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Ars Technica chronicles the history of iTunes

Ars Technica chronicles the history of iTunes

Provided that Apple doesn't decide to delay the release of iTunes 11 until December, the newest iteration of the music/video player/sync tool/store application should be popping out of Cupertino by Friday. iTunes has been around since January 2001, and Jacqui Cheng at Ars Technica has done a wonderful job of chronicling the history of the iTunes app since that time.

Cheng notes that when iTunes 1.0 first hit Macs, Apple hadn't even released the first iPod. At the time, the app was used to rip CDs, let you create your own playlists, and then burn mix CDs of your own. Ten months after the first release of iTunes, version 2.0 shipped along with the iPod.

It wasn't until iTunes 4.0 that we had our first chance at purchasing music with the app, and music videos didn't arrive on the scene until iTunes 6.0 in October of 2005. Movies showed up with 7.0, the iTunes Genius with 8.0, and home sharing with 9.0. Do any of us remember what the big marquee feature of iTunes 10.0 was? Ping, the social network that nobody used.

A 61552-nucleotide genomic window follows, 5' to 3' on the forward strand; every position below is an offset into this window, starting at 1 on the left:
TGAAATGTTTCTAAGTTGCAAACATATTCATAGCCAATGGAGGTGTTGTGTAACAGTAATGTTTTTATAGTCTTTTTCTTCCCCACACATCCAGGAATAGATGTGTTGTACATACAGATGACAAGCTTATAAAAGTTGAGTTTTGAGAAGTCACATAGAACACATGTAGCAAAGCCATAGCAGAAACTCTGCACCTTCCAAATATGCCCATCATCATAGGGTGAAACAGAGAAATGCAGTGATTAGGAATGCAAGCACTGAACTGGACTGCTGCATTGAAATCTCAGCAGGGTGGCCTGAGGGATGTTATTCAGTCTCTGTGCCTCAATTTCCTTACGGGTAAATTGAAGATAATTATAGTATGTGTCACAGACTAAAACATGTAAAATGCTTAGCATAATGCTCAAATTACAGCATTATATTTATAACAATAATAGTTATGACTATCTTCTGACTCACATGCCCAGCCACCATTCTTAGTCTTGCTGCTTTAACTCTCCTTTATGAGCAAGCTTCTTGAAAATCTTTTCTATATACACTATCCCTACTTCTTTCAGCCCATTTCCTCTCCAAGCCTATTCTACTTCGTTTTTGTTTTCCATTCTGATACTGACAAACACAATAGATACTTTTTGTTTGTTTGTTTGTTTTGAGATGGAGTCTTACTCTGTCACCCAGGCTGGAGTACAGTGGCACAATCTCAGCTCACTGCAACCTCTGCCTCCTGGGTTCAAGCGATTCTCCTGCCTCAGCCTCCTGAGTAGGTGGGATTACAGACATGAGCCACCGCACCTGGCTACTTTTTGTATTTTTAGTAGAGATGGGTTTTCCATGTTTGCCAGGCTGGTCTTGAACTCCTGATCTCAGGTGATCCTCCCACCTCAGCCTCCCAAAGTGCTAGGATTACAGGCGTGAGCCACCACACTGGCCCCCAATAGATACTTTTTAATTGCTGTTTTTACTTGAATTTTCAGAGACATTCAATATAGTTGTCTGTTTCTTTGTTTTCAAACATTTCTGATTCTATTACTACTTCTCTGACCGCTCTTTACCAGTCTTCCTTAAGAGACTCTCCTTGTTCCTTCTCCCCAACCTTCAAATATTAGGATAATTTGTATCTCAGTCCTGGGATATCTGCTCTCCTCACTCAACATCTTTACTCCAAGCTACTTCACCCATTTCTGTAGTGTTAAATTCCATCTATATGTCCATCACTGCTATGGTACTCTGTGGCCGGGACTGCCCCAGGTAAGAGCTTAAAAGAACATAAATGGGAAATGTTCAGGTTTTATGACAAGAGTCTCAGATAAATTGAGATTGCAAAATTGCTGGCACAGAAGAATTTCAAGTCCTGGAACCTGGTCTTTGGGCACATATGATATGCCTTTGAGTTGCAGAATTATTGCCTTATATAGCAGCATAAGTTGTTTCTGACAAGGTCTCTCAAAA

Cheng finishes off her history of iTunes with a peek at what to expect this week (or next month) when iTunes 11 finally appears. "So what makes the next version of iTunes so great? For one, it has a revamped UI meant to provide a more themed experience when listening to albums. It also has better integration with iCloud, which now automatically downloads your iOS device purchases directly to your iTunes library on the computer. And finally, iTunes can pick up on a movie where you left off on your iPhone or iPad. Oh, and did we mention the redesigned Mini Player?"

We'll let you know when iTunes 11 gets here, so visit TUAW frequently this week until you get the word.

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